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Get Hired! Produce A Stunning Video Resume like a Pro

Get Hired! Produce A Stunning Video Resume like a Pro

The turn of a new decade launched the world into one of its greatest battles yet. The recent Covid-19 pandemic has caught the world by surprise and to say that it upended our lives is an understatement. The world scrambled as the pandemic ravaged so many so fast. Economies had to take a break to curb the spread of the virus and protect their population. Most countries have closed their borders and implemented strict quarantine measures, leaving families the world over having to deal with new realities and new ways of living.

Businesses, schools, even government offices had to shift to remote operations to keep operating to some degree. Unfortunately, some had to face unemployment in the wake of this worldwide tragedy.

Traditional, office-based workers now had to shift working at home. The remote working sector suddenly increased dramatically, making the competition fiercer than usual. So how do you stand out among thousands of hopefuls? How do you get noticed and hired so you can start bouncing back?

The usual route is to send a resume or CV to potential employers or hiring teams. In remote working, live video interviews are becoming a staple, especially since employers sift through applicants from around the world. Live interviews can happen through messaging apps like Skype or Zoom, or through web apps specialising in video interviewing technology like VidCruiter.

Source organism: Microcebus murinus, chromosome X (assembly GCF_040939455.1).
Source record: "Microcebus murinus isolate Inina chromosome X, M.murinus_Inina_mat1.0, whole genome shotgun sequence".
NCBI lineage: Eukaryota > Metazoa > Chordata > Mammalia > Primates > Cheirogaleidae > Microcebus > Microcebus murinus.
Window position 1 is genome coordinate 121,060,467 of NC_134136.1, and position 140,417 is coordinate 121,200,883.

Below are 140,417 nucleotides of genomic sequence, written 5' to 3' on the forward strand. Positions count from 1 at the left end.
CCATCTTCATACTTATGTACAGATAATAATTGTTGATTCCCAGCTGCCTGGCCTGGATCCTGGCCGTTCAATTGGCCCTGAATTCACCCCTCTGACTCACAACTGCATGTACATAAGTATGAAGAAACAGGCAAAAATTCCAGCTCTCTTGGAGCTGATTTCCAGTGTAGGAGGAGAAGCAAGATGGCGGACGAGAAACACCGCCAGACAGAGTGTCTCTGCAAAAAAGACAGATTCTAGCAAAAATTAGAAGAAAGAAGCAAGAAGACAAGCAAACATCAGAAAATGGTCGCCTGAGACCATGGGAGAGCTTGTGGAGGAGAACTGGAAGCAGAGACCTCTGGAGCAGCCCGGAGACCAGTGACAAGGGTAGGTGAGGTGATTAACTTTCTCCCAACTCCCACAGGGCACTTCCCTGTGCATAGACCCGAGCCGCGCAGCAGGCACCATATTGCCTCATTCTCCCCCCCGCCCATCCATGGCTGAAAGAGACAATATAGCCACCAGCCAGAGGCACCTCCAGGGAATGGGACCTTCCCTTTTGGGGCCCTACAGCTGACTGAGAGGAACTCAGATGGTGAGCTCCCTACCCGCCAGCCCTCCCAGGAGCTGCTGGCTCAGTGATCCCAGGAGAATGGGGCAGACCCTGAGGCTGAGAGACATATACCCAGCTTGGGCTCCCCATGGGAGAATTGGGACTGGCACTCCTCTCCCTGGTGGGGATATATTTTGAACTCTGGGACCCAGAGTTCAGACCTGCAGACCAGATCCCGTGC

Here are some tips you can use to produce professional-looking videos fast, even with amateur skills and equipment or devices you probably already have in your home.

 

1. Make a Good, Compelling Video Script

You can turn your best cover letter into a one to two-minute video script that highlights information not included in your actual CV. It includes more personal information, that answers the question, “What makes you different? What is a unique quality about you that you think will get you hired?”

When I shifted to remote working, I was shocked by the competition and the level of skills I needed to have in my field. But I did not focus on what others had that I had or can aspire to have. I focused on what I have that others don’t. I focused on what makes me unique and worth hiring. I realised that others might know more skills and are younger, but I have around 18 years of work experience backing me. I am resilient even in times of pressure, can sustain a positive working attitude and fulfil deliverables even amid stressful working environments. I am teachable, loyal and hardworking, which I believe are values that are important in hiring someone, beyond skills and knowledge. Since I am hardworking and willing to learn, whatever new skill I need to learn, I mentioned in my resume that I was confident I would be able to learn and improve in quickly.

You can also include hobbies that you love to do. Personality is a critical factor in remote teams because employers need to know if you will be a good fit for the team.

Tell your story briefly and always include a compelling call to action. Avoid rambling, that’s why you need to memorise your script by heart, read it out loud and adjust unclear parts. Use simple, conversational language, so you don’t sound textbook and lifeless.

 

2. Practice before you shoot.

After you have memorised your script, practice in front of the mirror, watch your facial expressions, mannerisms, body language, and camera angle, lighting, and even eye contact, because you want to capture the best version of yourself on-cam.

 

3. Choose a well-lighted, quiet area to shoot.